–From Indiana to Wyoming to Pacific Palisades
My parents were teachers in Mission, South Dakota, and school was out before Memorial Day.
Then it was making sandwiches, filling the water jug, loading up five kids in a station wagon and driving across half of South Dakota and half of Wyoming on Memorial Day weekend to the middle of the mountains to visit Aunt Shirley at Elk Mountain, south of Medicine Bow.
The Indy 500 was on the radio (it was one of the few radio stations accessible) and the race usually took us to the border of South Dakota and Wyoming.
We listened as the race announcers described who was leading, who was making a pit stop and the accidents, and all the while, the roar of the car engines was in the background. Listening to the race around the 2.5-mile track and 200 laps was part of our annual pilgrimage to a ranch hidden in the mountains that was finally accessed via dirt roads.
Fast forward to the Pacific Palisades Fourth of July Will Rogers 5/10K Race. Almost every year in recent history, Palisades resident Steve Conforti ensures that the event has a race car to lead runners on the racecourse. And for many of those years, it has been driven by Pacific Palisades resident and professional race-car driver Townsend Bell, who has competed numerous times in the Indy 500.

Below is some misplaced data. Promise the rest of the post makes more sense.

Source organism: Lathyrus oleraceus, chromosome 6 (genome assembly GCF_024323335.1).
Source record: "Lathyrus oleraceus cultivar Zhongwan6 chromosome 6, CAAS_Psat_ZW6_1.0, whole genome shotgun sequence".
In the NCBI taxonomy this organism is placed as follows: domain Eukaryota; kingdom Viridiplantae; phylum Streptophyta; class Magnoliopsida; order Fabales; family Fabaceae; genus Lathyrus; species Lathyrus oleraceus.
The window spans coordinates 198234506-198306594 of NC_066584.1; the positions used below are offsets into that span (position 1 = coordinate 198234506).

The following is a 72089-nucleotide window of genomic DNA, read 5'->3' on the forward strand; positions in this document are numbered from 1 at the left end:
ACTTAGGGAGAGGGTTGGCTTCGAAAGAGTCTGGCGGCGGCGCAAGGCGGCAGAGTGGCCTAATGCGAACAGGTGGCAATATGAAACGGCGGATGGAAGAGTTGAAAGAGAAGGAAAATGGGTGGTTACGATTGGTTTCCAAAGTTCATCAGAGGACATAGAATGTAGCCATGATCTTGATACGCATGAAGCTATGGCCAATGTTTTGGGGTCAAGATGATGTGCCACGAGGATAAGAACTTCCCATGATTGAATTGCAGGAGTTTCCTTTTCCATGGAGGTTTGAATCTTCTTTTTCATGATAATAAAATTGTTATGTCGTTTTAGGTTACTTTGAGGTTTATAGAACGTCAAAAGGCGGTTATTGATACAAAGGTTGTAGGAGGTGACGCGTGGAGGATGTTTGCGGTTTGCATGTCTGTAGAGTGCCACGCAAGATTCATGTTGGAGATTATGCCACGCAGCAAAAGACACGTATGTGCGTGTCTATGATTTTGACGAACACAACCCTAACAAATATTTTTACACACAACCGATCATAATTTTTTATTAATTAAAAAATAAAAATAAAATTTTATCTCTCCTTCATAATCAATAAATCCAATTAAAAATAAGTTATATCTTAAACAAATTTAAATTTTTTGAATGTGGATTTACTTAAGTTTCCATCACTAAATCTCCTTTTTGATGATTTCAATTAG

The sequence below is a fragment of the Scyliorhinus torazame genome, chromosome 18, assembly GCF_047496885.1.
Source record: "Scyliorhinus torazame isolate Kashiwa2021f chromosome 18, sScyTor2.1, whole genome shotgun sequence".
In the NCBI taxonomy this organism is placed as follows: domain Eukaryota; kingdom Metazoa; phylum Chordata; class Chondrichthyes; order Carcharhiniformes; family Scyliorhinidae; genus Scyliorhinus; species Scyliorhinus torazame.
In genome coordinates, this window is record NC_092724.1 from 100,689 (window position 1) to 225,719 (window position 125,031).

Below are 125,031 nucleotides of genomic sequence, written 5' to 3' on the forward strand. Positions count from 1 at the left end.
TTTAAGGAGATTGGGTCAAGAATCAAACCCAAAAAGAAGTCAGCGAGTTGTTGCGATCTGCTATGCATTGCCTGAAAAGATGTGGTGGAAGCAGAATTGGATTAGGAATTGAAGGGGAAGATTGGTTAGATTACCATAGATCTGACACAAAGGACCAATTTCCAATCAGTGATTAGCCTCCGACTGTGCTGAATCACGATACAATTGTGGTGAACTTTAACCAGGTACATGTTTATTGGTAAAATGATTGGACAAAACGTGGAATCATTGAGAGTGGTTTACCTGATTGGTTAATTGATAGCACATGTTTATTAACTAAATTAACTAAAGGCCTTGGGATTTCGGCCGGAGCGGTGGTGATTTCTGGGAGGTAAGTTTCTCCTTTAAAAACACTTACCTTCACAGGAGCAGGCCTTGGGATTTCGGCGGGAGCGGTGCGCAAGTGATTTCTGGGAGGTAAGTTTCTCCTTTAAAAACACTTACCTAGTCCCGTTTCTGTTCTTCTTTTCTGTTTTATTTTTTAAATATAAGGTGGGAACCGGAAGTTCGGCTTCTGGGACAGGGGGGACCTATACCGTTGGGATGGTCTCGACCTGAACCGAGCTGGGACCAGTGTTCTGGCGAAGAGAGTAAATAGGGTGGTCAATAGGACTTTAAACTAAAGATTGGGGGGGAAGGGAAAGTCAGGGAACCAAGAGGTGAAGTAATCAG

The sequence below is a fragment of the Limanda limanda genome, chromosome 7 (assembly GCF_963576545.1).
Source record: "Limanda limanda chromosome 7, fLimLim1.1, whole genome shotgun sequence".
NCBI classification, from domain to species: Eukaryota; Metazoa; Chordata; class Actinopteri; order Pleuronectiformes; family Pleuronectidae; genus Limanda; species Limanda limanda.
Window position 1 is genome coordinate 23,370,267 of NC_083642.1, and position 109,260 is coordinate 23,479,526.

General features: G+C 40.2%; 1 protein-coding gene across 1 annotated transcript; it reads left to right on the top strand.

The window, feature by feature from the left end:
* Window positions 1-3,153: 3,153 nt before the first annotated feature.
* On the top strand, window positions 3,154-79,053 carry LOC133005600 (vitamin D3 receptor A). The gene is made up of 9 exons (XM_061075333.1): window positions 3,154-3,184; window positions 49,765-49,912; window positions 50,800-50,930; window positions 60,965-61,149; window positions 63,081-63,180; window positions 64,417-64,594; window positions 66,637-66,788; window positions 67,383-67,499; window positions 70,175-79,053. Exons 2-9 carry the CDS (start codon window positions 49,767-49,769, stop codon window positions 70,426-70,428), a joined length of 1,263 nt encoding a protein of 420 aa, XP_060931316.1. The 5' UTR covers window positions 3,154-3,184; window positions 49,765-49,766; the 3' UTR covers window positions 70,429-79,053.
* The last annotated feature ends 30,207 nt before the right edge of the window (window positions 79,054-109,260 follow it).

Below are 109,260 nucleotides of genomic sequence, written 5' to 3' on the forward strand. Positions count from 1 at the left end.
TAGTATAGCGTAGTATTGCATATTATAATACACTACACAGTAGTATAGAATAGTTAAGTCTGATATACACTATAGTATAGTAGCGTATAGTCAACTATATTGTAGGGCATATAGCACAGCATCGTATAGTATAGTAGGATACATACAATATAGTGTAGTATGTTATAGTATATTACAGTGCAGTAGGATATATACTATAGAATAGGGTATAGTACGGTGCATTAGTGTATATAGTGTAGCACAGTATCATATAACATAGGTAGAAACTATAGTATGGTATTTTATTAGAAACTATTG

Circling the News received a May 24 email from Will Rogers Race director Brian Shea, who wrote to thank CTN for starting publicity for the upcoming 5/10K, which for the first time will have a high school trophy.
“I am writing this at 5 a.m. in Indianapolis to watch the INDY 500 with family & kids as the guest of Steve Conforti (whose wife’s family owns the Brickyard) and Townsend Bell, a NBC sportscaster and past Race Car driver.
“This event, the 131 INDY 500, is a huge event for the City of Indianapolis and the Sports world at large with 300,000 to 500,000 fans at/on a very large footprint/area/racetrack from celebrities to national TV/Press coverage and last but not least a police escort to the Event on Race Day. All I can say is unbelievable and awesome!” Shea said.
Bell provided the color commentary for NBC’s Indy Car coverage on Sunday. An accident with 20 laps left provided some unexpected drama. The track went to red, while debris was cleared. The lead switched several times as speeds went as high as 230 mph. Every car engine in the race was either a Chevrolet or a Honda.
It wasn’t until the last lap that Simon Pagenaud, a French driver, won the race by two-tenths of a second over Alexander Rossi, the 2016 winner, and third-place finisher Takuma Sato, the 2017 winner.
This was Pagenaud’s first Indy 500 win. As a teen he worked in his parents’ supermarket. Now 35, he races on the IndyCar Series with Team Penske.
The race started with 33 entries and the attendance at the event was estimated at 250,000 people.